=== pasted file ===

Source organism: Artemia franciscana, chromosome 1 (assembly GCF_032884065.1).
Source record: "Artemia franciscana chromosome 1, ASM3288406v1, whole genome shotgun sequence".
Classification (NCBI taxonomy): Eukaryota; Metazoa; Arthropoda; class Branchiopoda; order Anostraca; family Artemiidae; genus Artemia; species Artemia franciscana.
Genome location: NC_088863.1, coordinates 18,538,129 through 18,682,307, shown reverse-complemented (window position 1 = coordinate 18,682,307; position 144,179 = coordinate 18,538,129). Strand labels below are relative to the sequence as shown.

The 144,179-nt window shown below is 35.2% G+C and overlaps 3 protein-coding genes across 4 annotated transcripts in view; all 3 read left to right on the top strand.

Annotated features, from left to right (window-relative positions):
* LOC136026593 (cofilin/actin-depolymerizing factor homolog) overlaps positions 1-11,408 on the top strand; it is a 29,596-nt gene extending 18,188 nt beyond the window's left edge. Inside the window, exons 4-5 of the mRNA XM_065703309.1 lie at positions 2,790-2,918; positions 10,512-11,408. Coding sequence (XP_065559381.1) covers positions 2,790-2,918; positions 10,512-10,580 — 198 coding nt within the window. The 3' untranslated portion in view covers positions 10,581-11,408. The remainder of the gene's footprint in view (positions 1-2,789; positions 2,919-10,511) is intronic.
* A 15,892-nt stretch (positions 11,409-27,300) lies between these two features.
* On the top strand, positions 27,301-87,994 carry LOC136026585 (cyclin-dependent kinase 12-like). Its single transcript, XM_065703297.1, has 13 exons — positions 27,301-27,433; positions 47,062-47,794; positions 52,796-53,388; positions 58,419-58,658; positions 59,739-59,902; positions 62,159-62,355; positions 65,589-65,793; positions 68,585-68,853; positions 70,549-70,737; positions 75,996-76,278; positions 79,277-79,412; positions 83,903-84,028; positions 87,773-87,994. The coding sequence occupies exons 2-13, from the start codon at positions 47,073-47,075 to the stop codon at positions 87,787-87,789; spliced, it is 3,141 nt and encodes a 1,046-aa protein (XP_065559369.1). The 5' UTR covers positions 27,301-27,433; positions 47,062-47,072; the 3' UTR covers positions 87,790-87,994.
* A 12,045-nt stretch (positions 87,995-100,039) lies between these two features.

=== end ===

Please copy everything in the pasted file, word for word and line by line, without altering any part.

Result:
Source organism: Artemia franciscana, chromosome 1 (assembly GCF_032884065.1).
Source record: "Artemia franciscana chromosome 1, ASM3288406v1, whole genome shotgun sequence".
Classification (NCBI taxonomy): Eukaryota; Metazoa; Arthropoda; class Branchiopoda; order Anostraca; family Artemiidae; genus Artemia; species Artemia franciscana.
Genome location: NC_088863.1, coordinates 18,538,129 through 18,682,307, shown reverse-complemented (window position 1 = coordinate 18,682,307; position 144,179 = coordinate 18,538,129). Strand labels below are relative to the sequence as shown.

The 144,179-nt window shown below is 35.2% G+C and overlaps 3 protein-coding genes across 4 annotated transcripts in view; all 3 read left to right on the top strand.

Annotated features, from left to right (window-relative positions):
* LOC136026593 (cofilin/actin-depolymerizing factor homolog) overlaps positions 1-11,408 on the top strand; it is a 29,596-nt gene extending 18,188 nt beyond the window's left edge. Inside the window, exons 4-5 of the mRNA XM_065703309.1 lie at positions 2,790-2,918; positions 10,512-11,408. Coding sequence (XP_065559381.1) covers positions 2,790-2,918; positions 10,512-10,580 — 198 coding nt within the window. The 3' untranslated portion in view covers positions 10,581-11,408. The remainder of the gene's footprint in view (positions 1-2,789; positions 2,919-10,511) is intronic.
* A 15,892-nt stretch (positions 11,409-27,300) lies between these two features.
* On the top strand, positions 27,301-87,994 carry LOC136026585 (cyclin-dependent kinase 12-like). Its single transcript, XM_065703297.1, has 13 exons — positions 27,301-27,433; positions 47,062-47,794; positions 52,796-53,388; positions 58,419-58,658; positions 59,739-59,902; positions 62,159-62,355; positions 65,589-65,793; positions 68,585-68,853; positions 70,549-70,737; positions 75,996-76,278; positions 79,277-79,412; positions 83,903-84,028; positions 87,773-87,994. The coding sequence occupies exons 2-13, from the start codon at positions 47,073-47,075 to the stop codon at positions 87,787-87,789; spliced, it is 3,141 nt and encodes a 1,046-aa protein (XP_065559369.1). The 5' UTR covers positions 27,301-27,433; positions 47,062-47,072; the 3' UTR covers positions 87,790-87,994.
* A 12,045-nt stretch (positions 87,995-100,039) lies between these two features.